I've been a bit bemused to read media coverage lately about some parties complaining that the Billion Tree Funding Programme (1BT) and the NZ Government's changes to the Emissions Trading Scheme (NZETS) are leading to an exodus from hill country farming.  Apparently, large numbers of farms are being sold to overseas interests so that forests can be planted on them.  As a result, it is alleged, more NZ land is going into overseas investors' hands, and the local rural community and rural schools are being emptied of jobs and children.

So, I've done a quick fact check and find:

  • 70% of NZ's commercial forests are already overseas owned - so sorry folks, the horse has already bolted; and,
  • Yes, a few farms have been sold to overseas interests for forestry development, but the trend is no more than usual (so far).  The sales have had to go through the Overseas Investment Office (OIO) approval process, so if there is concern about how many farms are sold to overseas buyers, the place to change the policy settings is at the OIO; and,
  • Growing trees on marginal hill country and other "badlands" for wood and carbon credits still provide better economic and environmental returns than any other option.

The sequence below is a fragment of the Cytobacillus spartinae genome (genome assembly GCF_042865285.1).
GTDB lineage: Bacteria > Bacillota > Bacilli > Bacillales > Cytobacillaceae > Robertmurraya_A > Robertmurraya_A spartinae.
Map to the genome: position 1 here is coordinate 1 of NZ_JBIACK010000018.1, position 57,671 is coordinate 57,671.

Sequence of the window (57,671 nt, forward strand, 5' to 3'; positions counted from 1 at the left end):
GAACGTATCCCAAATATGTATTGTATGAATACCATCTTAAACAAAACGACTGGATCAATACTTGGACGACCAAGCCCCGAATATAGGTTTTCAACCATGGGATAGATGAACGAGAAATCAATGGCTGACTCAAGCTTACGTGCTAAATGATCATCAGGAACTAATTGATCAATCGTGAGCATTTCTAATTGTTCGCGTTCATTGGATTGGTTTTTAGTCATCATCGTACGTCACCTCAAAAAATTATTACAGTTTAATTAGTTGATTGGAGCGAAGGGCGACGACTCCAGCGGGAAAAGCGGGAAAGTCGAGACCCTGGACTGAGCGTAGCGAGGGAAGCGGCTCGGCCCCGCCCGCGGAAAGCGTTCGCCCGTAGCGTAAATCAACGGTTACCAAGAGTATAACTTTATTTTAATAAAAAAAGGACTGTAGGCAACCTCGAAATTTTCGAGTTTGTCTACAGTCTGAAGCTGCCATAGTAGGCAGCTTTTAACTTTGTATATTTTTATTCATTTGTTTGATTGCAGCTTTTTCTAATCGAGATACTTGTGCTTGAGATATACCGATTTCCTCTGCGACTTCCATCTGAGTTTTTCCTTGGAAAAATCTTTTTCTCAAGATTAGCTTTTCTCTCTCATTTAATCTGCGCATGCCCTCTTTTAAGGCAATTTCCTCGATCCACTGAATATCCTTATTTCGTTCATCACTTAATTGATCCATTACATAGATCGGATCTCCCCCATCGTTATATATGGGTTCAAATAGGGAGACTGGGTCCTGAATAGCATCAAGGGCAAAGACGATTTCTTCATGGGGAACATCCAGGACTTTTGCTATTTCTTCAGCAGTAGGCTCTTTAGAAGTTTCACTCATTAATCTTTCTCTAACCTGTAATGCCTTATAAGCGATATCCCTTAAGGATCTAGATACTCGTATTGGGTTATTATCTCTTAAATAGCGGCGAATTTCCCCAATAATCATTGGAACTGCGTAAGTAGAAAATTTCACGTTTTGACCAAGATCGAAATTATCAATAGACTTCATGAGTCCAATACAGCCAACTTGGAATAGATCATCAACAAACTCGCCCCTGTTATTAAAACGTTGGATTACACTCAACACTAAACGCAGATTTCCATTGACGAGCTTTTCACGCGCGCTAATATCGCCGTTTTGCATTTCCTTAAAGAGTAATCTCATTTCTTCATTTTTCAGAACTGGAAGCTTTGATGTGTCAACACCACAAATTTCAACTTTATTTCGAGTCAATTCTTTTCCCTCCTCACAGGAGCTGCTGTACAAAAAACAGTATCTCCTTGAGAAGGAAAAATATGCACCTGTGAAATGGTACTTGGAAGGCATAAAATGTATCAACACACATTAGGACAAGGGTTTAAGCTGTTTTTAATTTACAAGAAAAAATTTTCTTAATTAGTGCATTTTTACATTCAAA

As far as I know, NZ is the only country with a Billion Tree Blessing where land owners are given (that's given, not lent) money by the Government to plant trees that can become part of an ETS, and earn carbon credits (NZU) for their owners.  Creating two revenue streams where before there may have been none, or not much, or a loss.

So what does the Billion Tree Blessing give to rural land owners and the rest of NZ?
  • A gift to plant trees on land that's not producing anything except rates and fencing bills;
  • Another gift in carbon credits that can be easily sold in the carbon market (with the surrender requirement gone), or kept as a valuable futures stock;
  • '1BT' and 'Join ETS' application preparation fees at least partly covered by the grant, with both being tax deductible; and,